In Malaysia, broadband internet penetration is measured at 72.2% of households (MCMC 2015a: 3), with 87.1% of internet users reporting using social media (MCMC 2015b). Mobile phone subscriptions are ubiquitous, at 144.2 per 100 inhabitants, with 53.4% of these reporting owning a ‘smartphone’ (MCMC 2014: 6, 29).
This means that the majority of Malaysians are able to communicate with their family, friends, and colleagues wherever and whenever they want, and get near-instantaneous responses.
This research focuses on how computer-mediated communication in general, and social media in particular, are becoming integral parts of the everyday relationships that matter to individuals and communities. It asks questions about how people use social and mobile media with regard to their close family, extended family, close friends, other friends, and work colleagues.
There were two parts to the data gathering:
1. Online survey, November-December 2015. 279 responses were gathered.
2. Personal interviews, January 2016. Nineteen interviews (9 female, 10 male) were conducted.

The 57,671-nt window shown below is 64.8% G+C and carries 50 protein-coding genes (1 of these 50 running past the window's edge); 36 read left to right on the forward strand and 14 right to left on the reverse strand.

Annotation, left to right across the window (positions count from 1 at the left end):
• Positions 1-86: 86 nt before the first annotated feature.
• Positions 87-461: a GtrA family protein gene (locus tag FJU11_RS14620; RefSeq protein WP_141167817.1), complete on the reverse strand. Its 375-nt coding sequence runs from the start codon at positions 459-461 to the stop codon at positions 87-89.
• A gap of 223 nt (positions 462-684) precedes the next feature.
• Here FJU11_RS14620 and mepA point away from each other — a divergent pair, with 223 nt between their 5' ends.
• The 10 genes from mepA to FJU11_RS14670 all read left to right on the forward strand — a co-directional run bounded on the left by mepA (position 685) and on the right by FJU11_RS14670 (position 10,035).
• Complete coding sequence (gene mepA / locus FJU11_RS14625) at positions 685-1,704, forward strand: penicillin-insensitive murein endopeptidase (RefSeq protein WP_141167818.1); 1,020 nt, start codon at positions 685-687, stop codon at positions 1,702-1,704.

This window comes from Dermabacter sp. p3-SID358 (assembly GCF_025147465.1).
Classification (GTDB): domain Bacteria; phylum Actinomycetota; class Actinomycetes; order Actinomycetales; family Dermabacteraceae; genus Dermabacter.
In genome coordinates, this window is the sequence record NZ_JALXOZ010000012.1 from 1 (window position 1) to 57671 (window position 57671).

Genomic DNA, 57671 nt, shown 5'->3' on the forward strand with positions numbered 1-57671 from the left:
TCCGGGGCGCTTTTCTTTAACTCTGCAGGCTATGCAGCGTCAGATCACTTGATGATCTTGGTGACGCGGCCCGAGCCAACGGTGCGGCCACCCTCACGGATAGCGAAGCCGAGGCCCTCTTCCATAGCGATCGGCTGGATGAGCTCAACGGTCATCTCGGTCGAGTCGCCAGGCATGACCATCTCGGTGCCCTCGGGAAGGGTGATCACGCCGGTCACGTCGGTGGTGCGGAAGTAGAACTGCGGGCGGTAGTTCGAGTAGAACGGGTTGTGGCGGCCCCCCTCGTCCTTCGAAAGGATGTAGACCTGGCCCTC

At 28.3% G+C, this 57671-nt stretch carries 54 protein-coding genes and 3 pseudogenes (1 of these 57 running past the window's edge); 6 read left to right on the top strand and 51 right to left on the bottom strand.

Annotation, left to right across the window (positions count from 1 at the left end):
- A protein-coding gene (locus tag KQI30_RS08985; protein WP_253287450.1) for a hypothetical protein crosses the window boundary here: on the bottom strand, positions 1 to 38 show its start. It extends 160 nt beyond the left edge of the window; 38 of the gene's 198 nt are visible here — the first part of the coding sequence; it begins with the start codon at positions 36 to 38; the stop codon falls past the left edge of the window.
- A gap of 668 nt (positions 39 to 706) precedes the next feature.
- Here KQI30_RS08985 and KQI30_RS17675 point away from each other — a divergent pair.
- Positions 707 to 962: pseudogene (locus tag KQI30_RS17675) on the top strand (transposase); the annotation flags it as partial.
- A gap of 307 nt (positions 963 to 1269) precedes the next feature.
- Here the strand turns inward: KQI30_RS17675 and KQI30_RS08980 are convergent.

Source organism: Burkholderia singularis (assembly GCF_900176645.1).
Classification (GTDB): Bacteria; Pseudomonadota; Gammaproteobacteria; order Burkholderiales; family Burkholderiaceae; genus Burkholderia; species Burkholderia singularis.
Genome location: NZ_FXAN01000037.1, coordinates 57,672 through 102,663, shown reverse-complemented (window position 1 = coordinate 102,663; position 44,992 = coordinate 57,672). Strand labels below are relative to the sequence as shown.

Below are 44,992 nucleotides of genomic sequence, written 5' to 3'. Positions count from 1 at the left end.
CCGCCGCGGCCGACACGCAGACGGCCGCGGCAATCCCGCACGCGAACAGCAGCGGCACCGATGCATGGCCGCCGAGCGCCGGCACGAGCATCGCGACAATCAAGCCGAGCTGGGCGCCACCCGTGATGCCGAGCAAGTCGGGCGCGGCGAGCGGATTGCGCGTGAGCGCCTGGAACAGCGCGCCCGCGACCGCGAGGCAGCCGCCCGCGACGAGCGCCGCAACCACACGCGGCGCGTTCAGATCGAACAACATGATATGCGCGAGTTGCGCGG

Some more information is on the Facebook page.
The data is still being analysed, but the main finding so far is that WhatsApp is by far the most popular social/mobile media application, and that users are more likely to use Facebook to communicate with people who are less close to them – i.e. WhatsApp is preferred for stronger ties, and Facebook for weaker ties.
The survey data suggested that in the workplace WhatsApp was more likely to be used by younger respondents, but interviews suggested a connection with institutional policies and practices.
Download a preliminary discussion of the results that was presented at the Digital Ethnography Research Centre, RMIT in February 2016.
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